MYSTERY WIRE — Elizabeth Kubler-Ross was named by Time magazine as one of the “100 Most Important Thinkers” of the 20th century, and her lessons on how we deal with death are well known to anyone who has studied psychology.
She died on Aug. 24, 2004. “On Death and Dying” remains an influential book.
She wrote another book that isn’t part of the same curriculum that taught you about the five stages of grief.
Kubler-Ross went on to write, “On Life After Death.” The controversial subject, which included her research on near-death experiences, never gained the notoriety of her earlier work.
The website near-death.com includes an excerpt from her writing about one incident that she described as one of the most interesting near-death experiences she encountered. See the excerpt here.
Her writing approaches the controversy about whether people are aware of their own death. “Scientists say people are aware they’re dead because their consciousness continues to work after the body has stopped showing signs of life.”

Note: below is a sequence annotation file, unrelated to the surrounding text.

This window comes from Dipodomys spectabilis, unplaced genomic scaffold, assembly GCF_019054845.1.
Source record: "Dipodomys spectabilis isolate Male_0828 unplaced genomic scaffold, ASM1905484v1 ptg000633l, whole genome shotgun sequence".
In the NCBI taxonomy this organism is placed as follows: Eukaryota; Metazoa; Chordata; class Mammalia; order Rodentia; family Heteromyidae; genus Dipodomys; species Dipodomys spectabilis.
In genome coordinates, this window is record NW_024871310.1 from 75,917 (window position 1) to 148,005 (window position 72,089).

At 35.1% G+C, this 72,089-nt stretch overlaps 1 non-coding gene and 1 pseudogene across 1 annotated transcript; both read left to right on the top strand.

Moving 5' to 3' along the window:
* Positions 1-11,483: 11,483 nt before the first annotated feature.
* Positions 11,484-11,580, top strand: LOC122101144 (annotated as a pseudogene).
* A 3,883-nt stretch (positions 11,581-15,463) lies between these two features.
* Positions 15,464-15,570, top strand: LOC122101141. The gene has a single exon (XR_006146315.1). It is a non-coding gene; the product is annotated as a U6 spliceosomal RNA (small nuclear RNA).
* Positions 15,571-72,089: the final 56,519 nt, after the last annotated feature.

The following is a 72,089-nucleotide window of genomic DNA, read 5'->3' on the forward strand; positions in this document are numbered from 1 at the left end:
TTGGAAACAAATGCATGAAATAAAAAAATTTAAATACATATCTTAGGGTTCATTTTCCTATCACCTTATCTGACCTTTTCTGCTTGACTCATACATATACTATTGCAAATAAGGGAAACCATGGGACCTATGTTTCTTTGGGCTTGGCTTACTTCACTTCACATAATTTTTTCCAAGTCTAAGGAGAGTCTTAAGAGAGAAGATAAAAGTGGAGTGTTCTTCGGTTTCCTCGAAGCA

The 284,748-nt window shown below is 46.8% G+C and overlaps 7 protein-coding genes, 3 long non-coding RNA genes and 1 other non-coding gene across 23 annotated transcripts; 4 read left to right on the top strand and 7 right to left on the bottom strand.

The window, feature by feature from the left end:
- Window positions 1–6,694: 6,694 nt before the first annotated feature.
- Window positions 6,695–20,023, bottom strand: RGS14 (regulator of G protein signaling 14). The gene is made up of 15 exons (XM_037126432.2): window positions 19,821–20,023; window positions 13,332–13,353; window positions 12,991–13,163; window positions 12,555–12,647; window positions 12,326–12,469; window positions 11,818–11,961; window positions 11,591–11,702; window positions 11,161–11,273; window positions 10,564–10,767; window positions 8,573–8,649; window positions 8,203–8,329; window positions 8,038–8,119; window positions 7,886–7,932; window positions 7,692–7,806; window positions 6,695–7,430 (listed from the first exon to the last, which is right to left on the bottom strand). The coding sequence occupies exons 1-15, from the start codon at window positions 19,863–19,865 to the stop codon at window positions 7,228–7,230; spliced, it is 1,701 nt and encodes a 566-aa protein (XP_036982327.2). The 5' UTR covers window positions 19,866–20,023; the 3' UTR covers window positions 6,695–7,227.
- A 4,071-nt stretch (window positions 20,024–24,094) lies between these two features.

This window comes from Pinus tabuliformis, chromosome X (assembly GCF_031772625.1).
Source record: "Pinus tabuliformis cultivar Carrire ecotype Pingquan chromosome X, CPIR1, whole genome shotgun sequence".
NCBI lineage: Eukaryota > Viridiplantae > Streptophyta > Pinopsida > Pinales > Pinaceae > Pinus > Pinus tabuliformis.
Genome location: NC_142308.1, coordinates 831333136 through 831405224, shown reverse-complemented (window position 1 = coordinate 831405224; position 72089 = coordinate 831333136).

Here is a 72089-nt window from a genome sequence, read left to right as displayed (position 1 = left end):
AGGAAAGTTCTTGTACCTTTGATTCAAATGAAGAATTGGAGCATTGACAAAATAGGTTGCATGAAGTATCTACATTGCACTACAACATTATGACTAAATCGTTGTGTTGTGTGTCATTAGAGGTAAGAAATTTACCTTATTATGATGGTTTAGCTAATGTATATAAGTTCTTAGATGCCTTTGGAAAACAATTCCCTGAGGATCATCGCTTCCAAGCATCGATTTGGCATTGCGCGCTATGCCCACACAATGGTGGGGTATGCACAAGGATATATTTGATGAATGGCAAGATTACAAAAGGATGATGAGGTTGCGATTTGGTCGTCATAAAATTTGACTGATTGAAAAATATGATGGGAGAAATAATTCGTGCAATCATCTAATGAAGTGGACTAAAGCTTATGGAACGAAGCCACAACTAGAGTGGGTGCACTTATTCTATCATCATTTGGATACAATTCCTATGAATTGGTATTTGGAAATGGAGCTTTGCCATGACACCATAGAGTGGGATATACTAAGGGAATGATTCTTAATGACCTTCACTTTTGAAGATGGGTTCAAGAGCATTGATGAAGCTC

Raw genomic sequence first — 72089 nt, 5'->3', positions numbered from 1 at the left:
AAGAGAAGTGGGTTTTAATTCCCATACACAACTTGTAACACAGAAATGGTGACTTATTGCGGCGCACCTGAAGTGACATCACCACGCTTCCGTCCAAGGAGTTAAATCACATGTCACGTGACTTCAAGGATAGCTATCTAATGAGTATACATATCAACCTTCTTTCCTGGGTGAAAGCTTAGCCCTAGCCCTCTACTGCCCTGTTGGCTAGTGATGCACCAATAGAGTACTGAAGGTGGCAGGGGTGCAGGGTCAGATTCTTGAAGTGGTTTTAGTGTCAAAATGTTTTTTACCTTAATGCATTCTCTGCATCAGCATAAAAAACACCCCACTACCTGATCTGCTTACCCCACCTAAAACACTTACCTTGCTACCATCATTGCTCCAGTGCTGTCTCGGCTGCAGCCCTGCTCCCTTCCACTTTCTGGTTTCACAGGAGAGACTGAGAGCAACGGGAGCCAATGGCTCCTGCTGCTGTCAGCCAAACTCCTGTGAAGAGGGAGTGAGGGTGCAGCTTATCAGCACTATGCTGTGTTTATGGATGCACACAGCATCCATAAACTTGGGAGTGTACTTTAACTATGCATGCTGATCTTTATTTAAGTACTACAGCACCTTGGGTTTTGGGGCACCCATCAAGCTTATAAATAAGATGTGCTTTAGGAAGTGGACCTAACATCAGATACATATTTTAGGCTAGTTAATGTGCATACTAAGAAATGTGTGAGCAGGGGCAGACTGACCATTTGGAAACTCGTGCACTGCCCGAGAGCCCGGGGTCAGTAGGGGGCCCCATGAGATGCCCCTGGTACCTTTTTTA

A recent article on Expand Your Consciousness takes up the question, and cites research by Dr. Sam Parnia, an Associate Professor at New York University Langone Medical Center.
The article, which cites U.S. News & World Report’s description, summarizes a four-year study called AWARE (Awareness During Resuscitation):
The brain shuts down within two to 20 seconds after the heart stops, Parnia says, so even when doctors try to revive patients, they don’t usually get enough blood into brain to get it functioning again. And that’s what made the AWARE study turn heads: 39 percent of patients who lived after cardiac arrest could describe a perception of awareness even if they couldn’t recall specific memories.
Parnia’s work documented cases in which people whose hearts were restarted who could describe in detail what took place while they were technically experiencing death.